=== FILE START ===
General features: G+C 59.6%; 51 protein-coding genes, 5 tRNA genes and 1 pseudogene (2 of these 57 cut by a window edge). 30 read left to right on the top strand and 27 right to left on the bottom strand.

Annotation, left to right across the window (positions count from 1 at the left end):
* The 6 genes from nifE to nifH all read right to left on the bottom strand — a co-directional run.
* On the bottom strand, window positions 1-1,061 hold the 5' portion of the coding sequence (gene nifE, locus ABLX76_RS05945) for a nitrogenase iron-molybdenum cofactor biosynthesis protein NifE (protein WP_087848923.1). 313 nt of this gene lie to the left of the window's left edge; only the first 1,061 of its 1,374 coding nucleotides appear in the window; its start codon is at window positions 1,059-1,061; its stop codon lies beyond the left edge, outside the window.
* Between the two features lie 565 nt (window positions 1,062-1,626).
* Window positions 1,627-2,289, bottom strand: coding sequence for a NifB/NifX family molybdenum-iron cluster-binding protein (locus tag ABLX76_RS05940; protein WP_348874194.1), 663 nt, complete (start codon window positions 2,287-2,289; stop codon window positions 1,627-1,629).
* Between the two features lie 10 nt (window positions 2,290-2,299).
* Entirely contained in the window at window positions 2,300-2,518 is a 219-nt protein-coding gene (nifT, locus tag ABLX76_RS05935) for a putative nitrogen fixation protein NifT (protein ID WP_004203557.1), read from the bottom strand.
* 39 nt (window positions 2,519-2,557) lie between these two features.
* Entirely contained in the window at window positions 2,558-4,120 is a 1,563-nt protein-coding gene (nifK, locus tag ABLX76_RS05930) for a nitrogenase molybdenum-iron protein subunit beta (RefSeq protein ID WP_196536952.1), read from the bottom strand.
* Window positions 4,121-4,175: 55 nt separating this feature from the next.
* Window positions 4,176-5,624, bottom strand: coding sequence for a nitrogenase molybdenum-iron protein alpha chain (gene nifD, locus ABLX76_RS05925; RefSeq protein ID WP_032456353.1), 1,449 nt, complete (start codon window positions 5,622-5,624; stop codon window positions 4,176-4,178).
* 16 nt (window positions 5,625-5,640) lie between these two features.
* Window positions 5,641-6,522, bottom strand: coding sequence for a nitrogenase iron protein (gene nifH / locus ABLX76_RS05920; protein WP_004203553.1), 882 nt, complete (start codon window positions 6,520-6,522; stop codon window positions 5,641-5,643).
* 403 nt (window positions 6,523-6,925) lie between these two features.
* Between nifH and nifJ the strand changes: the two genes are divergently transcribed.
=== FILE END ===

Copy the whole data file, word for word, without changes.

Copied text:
General features: G+C 59.6%; 51 protein-coding genes, 5 tRNA genes and 1 pseudogene (2 of these 57 cut by a window edge). 30 read left to right on the top strand and 27 right to left on the bottom strand.

Annotation, left to right across the window (positions count from 1 at the left end):
* The 6 genes from nifE to nifH all read right to left on the bottom strand — a co-directional run.
* On the bottom strand, window positions 1-1,061 hold the 5' portion of the coding sequence (gene nifE, locus ABLX76_RS05945) for a nitrogenase iron-molybdenum cofactor biosynthesis protein NifE (protein WP_087848923.1). 313 nt of this gene lie to the left of the window's left edge; only the first 1,061 of its 1,374 coding nucleotides appear in the window; its start codon is at window positions 1,059-1,061; its stop codon lies beyond the left edge, outside the window.
* Between the two features lie 565 nt (window positions 1,062-1,626).
* Window positions 1,627-2,289, bottom strand: coding sequence for a NifB/NifX family molybdenum-iron cluster-binding protein (locus tag ABLX76_RS05940; protein WP_348874194.1), 663 nt, complete (start codon window positions 2,287-2,289; stop codon window positions 1,627-1,629).
* Between the two features lie 10 nt (window positions 2,290-2,299).
* Entirely contained in the window at window positions 2,300-2,518 is a 219-nt protein-coding gene (nifT, locus tag ABLX76_RS05935) for a putative nitrogen fixation protein NifT (protein ID WP_004203557.1), read from the bottom strand.
* 39 nt (window positions 2,519-2,557) lie between these two features.
* Entirely contained in the window at window positions 2,558-4,120 is a 1,563-nt protein-coding gene (nifK, locus tag ABLX76_RS05930) for a nitrogenase molybdenum-iron protein subunit beta (RefSeq protein ID WP_196536952.1), read from the bottom strand.
* Window positions 4,121-4,175: 55 nt separating this feature from the next.
* Window positions 4,176-5,624, bottom strand: coding sequence for a nitrogenase molybdenum-iron protein alpha chain (gene nifD, locus ABLX76_RS05925; RefSeq protein ID WP_032456353.1), 1,449 nt, complete (start codon window positions 5,622-5,624; stop codon window positions 4,176-4,178).
* 16 nt (window positions 5,625-5,640) lie between these two features.
* Window positions 5,641-6,522, bottom strand: coding sequence for a nitrogenase iron protein (gene nifH / locus ABLX76_RS05920; protein WP_004203553.1), 882 nt, complete (start codon window positions 6,520-6,522; stop codon window positions 5,641-5,643).
* 403 nt (window positions 6,523-6,925) lie between these two features.
* Between nifH and nifJ the strand changes: the two genes are divergently transcribed.